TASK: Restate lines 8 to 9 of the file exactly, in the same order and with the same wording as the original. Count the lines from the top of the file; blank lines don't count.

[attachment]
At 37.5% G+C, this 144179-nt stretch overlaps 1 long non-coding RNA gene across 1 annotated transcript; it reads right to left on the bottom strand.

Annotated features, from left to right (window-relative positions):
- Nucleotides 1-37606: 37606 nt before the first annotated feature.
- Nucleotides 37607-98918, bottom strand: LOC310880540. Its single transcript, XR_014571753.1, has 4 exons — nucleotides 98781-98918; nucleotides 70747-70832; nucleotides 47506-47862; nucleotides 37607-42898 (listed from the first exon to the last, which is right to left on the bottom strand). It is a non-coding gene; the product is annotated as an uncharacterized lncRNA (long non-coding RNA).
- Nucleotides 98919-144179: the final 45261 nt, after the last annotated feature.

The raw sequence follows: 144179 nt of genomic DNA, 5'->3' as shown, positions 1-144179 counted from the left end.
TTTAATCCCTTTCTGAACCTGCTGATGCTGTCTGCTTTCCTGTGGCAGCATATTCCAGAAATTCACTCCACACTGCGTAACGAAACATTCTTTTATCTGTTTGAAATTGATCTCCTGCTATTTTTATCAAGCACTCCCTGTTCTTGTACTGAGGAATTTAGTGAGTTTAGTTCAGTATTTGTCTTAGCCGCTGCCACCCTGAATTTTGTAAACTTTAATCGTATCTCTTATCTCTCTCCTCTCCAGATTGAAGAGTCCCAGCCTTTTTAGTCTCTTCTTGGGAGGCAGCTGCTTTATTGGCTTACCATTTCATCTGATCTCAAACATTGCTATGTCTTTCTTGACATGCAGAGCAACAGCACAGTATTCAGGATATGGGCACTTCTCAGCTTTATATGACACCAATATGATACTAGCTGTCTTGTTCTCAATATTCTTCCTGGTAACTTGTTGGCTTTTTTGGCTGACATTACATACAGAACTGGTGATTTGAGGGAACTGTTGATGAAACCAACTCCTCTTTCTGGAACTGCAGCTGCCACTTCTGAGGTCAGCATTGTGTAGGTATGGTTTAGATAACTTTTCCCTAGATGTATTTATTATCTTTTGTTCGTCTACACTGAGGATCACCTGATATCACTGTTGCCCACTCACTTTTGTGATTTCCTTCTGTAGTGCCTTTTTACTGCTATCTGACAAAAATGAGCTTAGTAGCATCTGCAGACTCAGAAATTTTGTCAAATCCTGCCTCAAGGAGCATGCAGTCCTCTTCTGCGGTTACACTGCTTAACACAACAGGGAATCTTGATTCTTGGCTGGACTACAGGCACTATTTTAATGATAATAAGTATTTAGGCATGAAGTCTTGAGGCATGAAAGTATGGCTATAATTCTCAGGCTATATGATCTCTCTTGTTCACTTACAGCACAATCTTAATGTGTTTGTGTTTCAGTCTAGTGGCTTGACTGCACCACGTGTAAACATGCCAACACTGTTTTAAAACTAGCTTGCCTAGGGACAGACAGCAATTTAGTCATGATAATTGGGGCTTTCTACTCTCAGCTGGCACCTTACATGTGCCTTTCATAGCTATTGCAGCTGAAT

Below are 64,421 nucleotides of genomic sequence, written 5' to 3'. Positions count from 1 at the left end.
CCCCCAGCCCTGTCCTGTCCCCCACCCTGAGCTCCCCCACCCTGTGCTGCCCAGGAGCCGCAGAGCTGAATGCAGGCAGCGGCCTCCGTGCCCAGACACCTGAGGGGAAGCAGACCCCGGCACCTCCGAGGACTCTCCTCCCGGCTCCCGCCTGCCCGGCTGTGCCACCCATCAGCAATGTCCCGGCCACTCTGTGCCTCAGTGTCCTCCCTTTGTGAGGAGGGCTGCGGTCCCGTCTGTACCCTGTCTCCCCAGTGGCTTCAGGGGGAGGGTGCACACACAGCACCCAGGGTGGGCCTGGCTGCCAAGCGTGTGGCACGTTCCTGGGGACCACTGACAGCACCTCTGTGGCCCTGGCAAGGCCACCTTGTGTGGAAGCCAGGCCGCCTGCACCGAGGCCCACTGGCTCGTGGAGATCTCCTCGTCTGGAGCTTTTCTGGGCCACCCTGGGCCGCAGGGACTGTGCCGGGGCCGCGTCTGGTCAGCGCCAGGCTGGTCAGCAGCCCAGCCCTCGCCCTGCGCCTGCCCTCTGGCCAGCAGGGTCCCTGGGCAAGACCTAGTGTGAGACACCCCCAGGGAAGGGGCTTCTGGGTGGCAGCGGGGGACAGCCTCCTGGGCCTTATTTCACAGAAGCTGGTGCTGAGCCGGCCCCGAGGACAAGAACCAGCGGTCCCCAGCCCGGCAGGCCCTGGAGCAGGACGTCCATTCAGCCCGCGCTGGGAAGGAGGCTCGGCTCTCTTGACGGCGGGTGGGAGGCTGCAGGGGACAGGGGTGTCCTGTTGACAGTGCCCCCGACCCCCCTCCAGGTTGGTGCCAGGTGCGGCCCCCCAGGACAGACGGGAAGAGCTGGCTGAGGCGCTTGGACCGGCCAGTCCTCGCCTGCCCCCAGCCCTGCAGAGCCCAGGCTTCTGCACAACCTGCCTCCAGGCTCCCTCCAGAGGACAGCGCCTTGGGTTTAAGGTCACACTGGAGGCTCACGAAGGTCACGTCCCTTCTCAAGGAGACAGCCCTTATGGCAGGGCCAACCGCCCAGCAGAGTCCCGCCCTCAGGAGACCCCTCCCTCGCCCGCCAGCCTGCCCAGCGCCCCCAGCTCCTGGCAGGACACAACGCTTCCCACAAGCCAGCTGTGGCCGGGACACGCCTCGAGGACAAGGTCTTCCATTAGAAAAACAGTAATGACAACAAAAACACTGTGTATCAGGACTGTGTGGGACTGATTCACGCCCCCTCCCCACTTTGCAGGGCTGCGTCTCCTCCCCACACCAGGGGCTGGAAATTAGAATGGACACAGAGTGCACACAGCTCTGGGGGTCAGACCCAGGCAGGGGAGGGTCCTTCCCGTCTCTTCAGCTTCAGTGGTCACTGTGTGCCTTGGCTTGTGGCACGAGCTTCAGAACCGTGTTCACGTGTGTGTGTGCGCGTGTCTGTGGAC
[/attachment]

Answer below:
Below are 64,421 nucleotides of genomic sequence, written 5' to 3'. Positions count from 1 at the left end.
CCCCCAGCCCTGTCCTGTCCCCCACCCTGAGCTCCCCCACCCTGTGCTGCCCAGGAGCCGCAGAGCTGAATGCAGGCAGCGGCCTCCGTGCCCAGACACCTGAGGGGAAGCAGACCCCGGCACCTCCGAGGACTCTCCTCCCGGCTCCCGCCTGCCCGGCTGTGCCACCCATCAGCAATGTCCCGGCCACTCTGTGCCTCAGTGTCCTCCCTTTGTGAGGAGGGCTGCGGTCCCGTCTGTACCCTGTCTCCCCAGTGGCTTCAGGGGGAGGGTGCACACACAGCACCCAGGGTGGGCCTGGCTGCCAAGCGTGTGGCACGTTCCTGGGGACCACTGACAGCACCTCTGTGGCCCTGGCAAGGCCACCTTGTGTGGAAGCCAGGCCGCCTGCACCGAGGCCCACTGGCTCGTGGAGATCTCCTCGTCTGGAGCTTTTCTGGGCCACCCTGGGCCGCAGGGACTGTGCCGGGGCCGCGTCTGGTCAGCGCCAGGCTGGTCAGCAGCCCAGCCCTCGCCCTGCGCCTGCCCTCTGGCCAGCAGGGTCCCTGGGCAAGACCTAGTGTGAGACACCCCCAGGGAAGGGGCTTCTGGGTGGCAGCGGGGGACAGCCTCCTGGGCCTTATTTCACAGAAGCTGGTGCTGAGCCGGCCCCGAGGACAAGAACCAGCGGTCCCCAGCCCGGCAGGCCCTGGAGCAGGACGTCCATTCAGCCCGCGCTGGGAAGGAGGCTCGGCTCTCTTGACGGCGGGTGGGAGGCTGCAGGGGACAGGGGTGTCCTGTTGACAGTGCCCCCGACCCCCCTCCAGGTTGGTGCCAGGTGCGGCCCCCCAGGACAGACGGGAAGAGCTGGCTGAGGCGCTTGGACCGGCCAGTCCTCGCCTGCCCCCAGCCCTGCAGAGCCCAGGCTTCTGCACAACCTGCCTCCAGGCTCCCTCCAGAGGACAGCGCCTTGGGTTTAAGGTCACACTGGAGGCTCACGAAGGTCACGTCCCTTCTCAAGGAGACAGCCCTTATGGCAGGGCCAACCGCCCAGCAGAGTCCCGCCCTCAGGAGACCCCTCCCTCGCCCGCCAGCCTGCCCAGCGCCCCCAGCTCCTGGCAGGACACAACGCTTCCCACAAGCCAGCTGTGGCCGGGACACGCCTCGAGGACAAGGTCTTCCATTAGAAAAACAGTAATGACAACAAAAACACTGTGTATCAGGACTGTGTGGGACTGATTCACGCCCCCTCCCCACTTTGCAGGGCTGCGTCTCCTCCCCACACCAGGGGCTGGAAATTAGAATGGACACAGAGTGCACACAGCTCTGGGGGTCAGACCCAGGCAGGGGAGGGTCCTTCCCGTCTCTTCAGCTTCAGTGGTCACTGTGTGCCTTGGCTTGTGGCACGAGCTTCAGAACCGTGTTCACGTGTGTGTGTGCGCGTGTCTGTGGAC